USVI seeks to grow arrivals from Canada
Will the United States Virgin Islands soon see nonstop flights from the Canadian market?
Joseph Boschulte, Commissioner of Tourism for the USVI, told Travel Courier that he is working hard to make it happen.
“Canada is our number one international destination,” he shared. “We continue to push for connectivity. Conversations are moving but they are not moving as quickly as we would like… We are still very bullish. We think the market has a lot of potential.”
In terms of recovery, the US territory is set to surpass 2019 cruise levels this season.
“USVI continues to be a very, very strong cruise ship destination. We expect our cruise levels to surpass 2019 in 2023,” he said, adding that the recovery comes faster than expected after the region saw no cruise ships for 18 months during the pandemic. “You’ll start to hear more people move off of comparisons with 2019 and have 2023 be the new benchmark going forward.”
With 95% of its visitors stemming from the US, the destination performed well for domestic travel even while travel restrictions were in place.
“We are doing very strong in terms of our tourism product,” he said. “Of course, we continue to grow our luxury yacht and sailboat business.”
New openings include The Morningstar Buoy Haus Beach Resort at Frenchman’s Reef, Autograph Property, a new-build property; and The Westin Beach Resort & Spa at Frenchman’s Reef, which reopened following a $350 million renovation, a large property featuring 392 rooms, including 28 suites.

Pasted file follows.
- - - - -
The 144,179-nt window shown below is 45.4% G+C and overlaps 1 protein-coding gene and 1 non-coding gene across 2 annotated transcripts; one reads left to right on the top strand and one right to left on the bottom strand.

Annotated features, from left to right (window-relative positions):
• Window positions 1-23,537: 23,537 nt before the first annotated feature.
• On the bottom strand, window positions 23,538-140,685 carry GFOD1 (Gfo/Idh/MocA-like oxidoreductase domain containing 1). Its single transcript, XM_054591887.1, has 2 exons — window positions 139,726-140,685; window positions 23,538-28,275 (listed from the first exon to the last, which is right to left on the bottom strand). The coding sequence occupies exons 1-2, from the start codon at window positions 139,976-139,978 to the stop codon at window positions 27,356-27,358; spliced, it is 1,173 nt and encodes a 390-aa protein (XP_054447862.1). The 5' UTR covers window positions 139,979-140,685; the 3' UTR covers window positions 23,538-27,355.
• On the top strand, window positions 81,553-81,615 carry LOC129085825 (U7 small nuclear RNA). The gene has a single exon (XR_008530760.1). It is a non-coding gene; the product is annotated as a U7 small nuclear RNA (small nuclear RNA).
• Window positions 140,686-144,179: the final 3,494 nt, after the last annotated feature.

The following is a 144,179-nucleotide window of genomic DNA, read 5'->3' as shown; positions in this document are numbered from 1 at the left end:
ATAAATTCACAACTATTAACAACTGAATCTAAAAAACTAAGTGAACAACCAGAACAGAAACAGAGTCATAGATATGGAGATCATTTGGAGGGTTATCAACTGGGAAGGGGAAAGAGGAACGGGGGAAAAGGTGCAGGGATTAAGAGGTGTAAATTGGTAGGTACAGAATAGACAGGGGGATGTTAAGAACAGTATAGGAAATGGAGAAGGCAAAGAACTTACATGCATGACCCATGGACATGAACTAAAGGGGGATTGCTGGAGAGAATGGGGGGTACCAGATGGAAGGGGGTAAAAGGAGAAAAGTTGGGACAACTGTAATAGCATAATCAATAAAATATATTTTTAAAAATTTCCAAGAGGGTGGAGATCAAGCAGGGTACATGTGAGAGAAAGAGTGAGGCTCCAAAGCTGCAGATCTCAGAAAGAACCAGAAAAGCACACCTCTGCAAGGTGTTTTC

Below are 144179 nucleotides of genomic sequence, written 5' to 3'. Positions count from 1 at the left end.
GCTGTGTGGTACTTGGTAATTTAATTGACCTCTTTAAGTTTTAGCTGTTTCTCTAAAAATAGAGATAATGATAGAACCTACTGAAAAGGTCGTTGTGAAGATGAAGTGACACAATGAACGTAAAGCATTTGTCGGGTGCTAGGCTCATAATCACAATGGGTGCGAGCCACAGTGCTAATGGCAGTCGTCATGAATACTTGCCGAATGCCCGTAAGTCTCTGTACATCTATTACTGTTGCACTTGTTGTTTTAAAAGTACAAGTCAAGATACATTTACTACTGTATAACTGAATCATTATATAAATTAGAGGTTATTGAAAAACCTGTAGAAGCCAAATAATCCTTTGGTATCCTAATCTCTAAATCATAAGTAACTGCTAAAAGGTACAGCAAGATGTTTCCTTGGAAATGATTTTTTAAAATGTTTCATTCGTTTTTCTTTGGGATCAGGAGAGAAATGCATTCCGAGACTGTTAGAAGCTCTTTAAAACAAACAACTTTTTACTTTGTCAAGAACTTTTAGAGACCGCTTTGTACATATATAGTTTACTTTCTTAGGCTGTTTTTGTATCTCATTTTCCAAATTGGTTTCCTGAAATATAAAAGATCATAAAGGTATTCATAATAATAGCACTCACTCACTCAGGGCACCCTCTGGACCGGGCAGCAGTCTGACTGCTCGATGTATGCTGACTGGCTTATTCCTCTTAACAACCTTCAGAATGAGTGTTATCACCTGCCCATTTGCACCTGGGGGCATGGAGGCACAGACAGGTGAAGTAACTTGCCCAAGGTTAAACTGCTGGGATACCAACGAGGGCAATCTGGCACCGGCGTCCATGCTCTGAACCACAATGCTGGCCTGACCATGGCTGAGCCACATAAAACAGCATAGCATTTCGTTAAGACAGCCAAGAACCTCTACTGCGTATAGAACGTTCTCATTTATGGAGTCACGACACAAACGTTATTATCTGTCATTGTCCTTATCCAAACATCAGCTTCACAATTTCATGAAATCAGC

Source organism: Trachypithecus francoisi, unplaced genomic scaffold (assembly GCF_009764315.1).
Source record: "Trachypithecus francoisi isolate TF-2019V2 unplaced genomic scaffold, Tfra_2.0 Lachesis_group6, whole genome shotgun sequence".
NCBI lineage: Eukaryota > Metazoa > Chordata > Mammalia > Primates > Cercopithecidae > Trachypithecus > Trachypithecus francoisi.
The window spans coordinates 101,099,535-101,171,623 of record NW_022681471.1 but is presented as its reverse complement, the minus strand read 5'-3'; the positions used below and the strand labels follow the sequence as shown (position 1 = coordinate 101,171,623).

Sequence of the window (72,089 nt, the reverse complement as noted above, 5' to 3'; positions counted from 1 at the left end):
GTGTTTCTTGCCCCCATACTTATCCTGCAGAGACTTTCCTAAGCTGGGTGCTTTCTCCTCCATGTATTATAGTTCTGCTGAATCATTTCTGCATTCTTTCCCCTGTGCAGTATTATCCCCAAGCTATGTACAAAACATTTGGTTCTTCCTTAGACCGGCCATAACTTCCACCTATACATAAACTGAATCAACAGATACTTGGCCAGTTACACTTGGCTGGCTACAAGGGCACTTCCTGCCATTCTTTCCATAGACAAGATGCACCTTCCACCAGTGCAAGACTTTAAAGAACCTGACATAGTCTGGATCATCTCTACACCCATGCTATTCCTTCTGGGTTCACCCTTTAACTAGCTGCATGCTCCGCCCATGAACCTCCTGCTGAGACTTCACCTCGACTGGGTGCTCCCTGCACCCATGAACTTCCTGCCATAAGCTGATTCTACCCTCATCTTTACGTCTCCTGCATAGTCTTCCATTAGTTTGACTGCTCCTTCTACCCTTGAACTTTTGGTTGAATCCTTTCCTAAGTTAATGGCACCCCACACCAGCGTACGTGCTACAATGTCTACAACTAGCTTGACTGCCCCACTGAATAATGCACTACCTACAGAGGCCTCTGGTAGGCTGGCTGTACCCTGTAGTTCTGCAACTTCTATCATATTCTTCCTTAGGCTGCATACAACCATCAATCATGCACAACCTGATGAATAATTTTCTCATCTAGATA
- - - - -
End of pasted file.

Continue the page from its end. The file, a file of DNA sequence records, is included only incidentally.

“Those represent almost 500 rooms so we’re very excited about that for our winter season,” he added. “We are expecting a bounce from these properties for a couple of reasons. One is, for much of the pandemic our inventory for accommodations have been the sharing economy over traditional hotel rooms. Secondly, branded properties help [attract visitors] you get the Marriott Bonvoy and that is definitely a plus for us. It’s very, very good for our product.”
As a tourism destination, he says he knows the appeal has to go beyond sun, sand and sea.
“As we raise the profile of the destination, we recognize that there’s more to do than just beaches and water,” he said. “You have to have dining experiences that touch both the fine dining and as well as the more native local culinary scene because I think what I’ve found in my travels is that people want to have options.”